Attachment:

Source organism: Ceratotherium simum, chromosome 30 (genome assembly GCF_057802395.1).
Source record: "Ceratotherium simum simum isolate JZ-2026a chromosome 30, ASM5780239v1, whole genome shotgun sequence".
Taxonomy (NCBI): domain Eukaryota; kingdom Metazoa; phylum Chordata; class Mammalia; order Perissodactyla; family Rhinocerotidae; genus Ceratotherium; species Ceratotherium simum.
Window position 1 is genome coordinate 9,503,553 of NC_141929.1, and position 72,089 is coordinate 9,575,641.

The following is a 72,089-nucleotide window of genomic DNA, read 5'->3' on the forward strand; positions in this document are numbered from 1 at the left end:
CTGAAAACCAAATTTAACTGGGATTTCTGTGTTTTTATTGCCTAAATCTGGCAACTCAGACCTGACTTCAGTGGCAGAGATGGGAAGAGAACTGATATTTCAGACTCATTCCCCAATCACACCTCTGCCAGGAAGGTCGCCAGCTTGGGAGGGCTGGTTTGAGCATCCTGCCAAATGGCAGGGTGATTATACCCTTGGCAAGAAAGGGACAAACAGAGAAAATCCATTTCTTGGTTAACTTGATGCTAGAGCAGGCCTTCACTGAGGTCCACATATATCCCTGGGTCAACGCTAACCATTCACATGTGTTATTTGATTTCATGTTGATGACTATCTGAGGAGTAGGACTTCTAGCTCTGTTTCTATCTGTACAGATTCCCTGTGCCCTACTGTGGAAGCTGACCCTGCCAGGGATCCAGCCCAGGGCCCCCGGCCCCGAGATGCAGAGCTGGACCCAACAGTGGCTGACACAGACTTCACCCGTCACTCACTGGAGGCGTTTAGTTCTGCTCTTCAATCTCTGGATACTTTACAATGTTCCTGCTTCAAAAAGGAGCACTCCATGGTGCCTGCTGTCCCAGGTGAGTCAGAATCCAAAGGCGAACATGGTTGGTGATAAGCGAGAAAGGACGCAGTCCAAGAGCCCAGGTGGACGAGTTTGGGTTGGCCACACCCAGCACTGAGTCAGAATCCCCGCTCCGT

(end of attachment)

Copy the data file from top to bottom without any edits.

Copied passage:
Source organism: Ceratotherium simum, chromosome 30 (genome assembly GCF_057802395.1).
Source record: "Ceratotherium simum simum isolate JZ-2026a chromosome 30, ASM5780239v1, whole genome shotgun sequence".
Taxonomy (NCBI): domain Eukaryota; kingdom Metazoa; phylum Chordata; class Mammalia; order Perissodactyla; family Rhinocerotidae; genus Ceratotherium; species Ceratotherium simum.
Window position 1 is genome coordinate 9,503,553 of NC_141929.1, and position 72,089 is coordinate 9,575,641.

The following is a 72,089-nucleotide window of genomic DNA, read 5'->3' on the forward strand; positions in this document are numbered from 1 at the left end:
CTGAAAACCAAATTTAACTGGGATTTCTGTGTTTTTATTGCCTAAATCTGGCAACTCAGACCTGACTTCAGTGGCAGAGATGGGAAGAGAACTGATATTTCAGACTCATTCCCCAATCACACCTCTGCCAGGAAGGTCGCCAGCTTGGGAGGGCTGGTTTGAGCATCCTGCCAAATGGCAGGGTGATTATACCCTTGGCAAGAAAGGGACAAACAGAGAAAATCCATTTCTTGGTTAACTTGATGCTAGAGCAGGCCTTCACTGAGGTCCACATATATCCCTGGGTCAACGCTAACCATTCACATGTGTTATTTGATTTCATGTTGATGACTATCTGAGGAGTAGGACTTCTAGCTCTGTTTCTATCTGTACAGATTCCCTGTGCCCTACTGTGGAAGCTGACCCTGCCAGGGATCCAGCCCAGGGCCCCCGGCCCCGAGATGCAGAGCTGGACCCAACAGTGGCTGACACAGACTTCACCCGTCACTCACTGGAGGCGTTTAGTTCTGCTCTTCAATCTCTGGATACTTTACAATGTTCCTGCTTCAAAAAGGAGCACTCCATGGTGCCTGCTGTCCCAGGTGAGTCAGAATCCAAAGGCGAACATGGTTGGTGATAAGCGAGAAAGGACGCAGTCCAAGAGCCCAGGTGGACGAGTTTGGGTTGGCCACACCCAGCACTGAGTCAGAATCCCCGCTCCGT